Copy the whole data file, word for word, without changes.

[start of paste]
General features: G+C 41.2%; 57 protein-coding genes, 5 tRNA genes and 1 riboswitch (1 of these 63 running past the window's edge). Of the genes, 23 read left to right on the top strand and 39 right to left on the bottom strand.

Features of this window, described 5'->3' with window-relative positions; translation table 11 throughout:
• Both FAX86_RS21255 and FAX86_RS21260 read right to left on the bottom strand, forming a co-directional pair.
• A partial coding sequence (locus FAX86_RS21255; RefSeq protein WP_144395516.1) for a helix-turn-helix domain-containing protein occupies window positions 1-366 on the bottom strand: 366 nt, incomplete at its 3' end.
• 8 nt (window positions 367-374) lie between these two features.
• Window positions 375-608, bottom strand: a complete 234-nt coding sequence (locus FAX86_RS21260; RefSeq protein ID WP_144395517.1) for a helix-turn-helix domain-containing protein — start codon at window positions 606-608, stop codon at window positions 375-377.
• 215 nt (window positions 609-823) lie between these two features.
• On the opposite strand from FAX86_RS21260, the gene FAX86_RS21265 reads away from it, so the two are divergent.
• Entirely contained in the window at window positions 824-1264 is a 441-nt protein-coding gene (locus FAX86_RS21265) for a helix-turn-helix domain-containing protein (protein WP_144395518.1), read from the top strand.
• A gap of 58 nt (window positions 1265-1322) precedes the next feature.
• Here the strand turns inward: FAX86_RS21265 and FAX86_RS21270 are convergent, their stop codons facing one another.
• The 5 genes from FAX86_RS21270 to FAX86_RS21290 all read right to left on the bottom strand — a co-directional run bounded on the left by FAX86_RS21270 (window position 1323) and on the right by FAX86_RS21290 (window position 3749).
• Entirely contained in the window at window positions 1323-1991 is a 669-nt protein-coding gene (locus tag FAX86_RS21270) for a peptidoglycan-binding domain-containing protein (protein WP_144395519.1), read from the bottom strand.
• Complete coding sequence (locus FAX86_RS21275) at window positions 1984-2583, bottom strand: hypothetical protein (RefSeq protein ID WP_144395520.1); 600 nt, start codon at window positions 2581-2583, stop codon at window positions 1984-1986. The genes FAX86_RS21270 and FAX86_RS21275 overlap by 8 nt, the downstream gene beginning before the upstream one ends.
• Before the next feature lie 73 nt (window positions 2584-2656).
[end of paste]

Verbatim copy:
General features: G+C 41.2%; 57 protein-coding genes, 5 tRNA genes and 1 riboswitch (1 of these 63 running past the window's edge). Of the genes, 23 read left to right on the top strand and 39 right to left on the bottom strand.

Features of this window, described 5'->3' with window-relative positions; translation table 11 throughout:
• Both FAX86_RS21255 and FAX86_RS21260 read right to left on the bottom strand, forming a co-directional pair.
• A partial coding sequence (locus FAX86_RS21255; RefSeq protein WP_144395516.1) for a helix-turn-helix domain-containing protein occupies window positions 1-366 on the bottom strand: 366 nt, incomplete at its 3' end.
• 8 nt (window positions 367-374) lie between these two features.
• Window positions 375-608, bottom strand: a complete 234-nt coding sequence (locus FAX86_RS21260; RefSeq protein ID WP_144395517.1) for a helix-turn-helix domain-containing protein — start codon at window positions 606-608, stop codon at window positions 375-377.
• 215 nt (window positions 609-823) lie between these two features.
• On the opposite strand from FAX86_RS21260, the gene FAX86_RS21265 reads away from it, so the two are divergent.
• Entirely contained in the window at window positions 824-1264 is a 441-nt protein-coding gene (locus FAX86_RS21265) for a helix-turn-helix domain-containing protein (protein WP_144395518.1), read from the top strand.
• A gap of 58 nt (window positions 1265-1322) precedes the next feature.
• Here the strand turns inward: FAX86_RS21265 and FAX86_RS21270 are convergent, their stop codons facing one another.
• The 5 genes from FAX86_RS21270 to FAX86_RS21290 all read right to left on the bottom strand — a co-directional run bounded on the left by FAX86_RS21270 (window position 1323) and on the right by FAX86_RS21290 (window position 3749).
• Entirely contained in the window at window positions 1323-1991 is a 669-nt protein-coding gene (locus tag FAX86_RS21270) for a peptidoglycan-binding domain-containing protein (protein WP_144395519.1), read from the bottom strand.
• Complete coding sequence (locus FAX86_RS21275) at window positions 1984-2583, bottom strand: hypothetical protein (RefSeq protein ID WP_144395520.1); 600 nt, start codon at window positions 2581-2583, stop codon at window positions 1984-1986. The genes FAX86_RS21270 and FAX86_RS21275 overlap by 8 nt, the downstream gene beginning before the upstream one ends.
• Before the next feature lie 73 nt (window positions 2584-2656).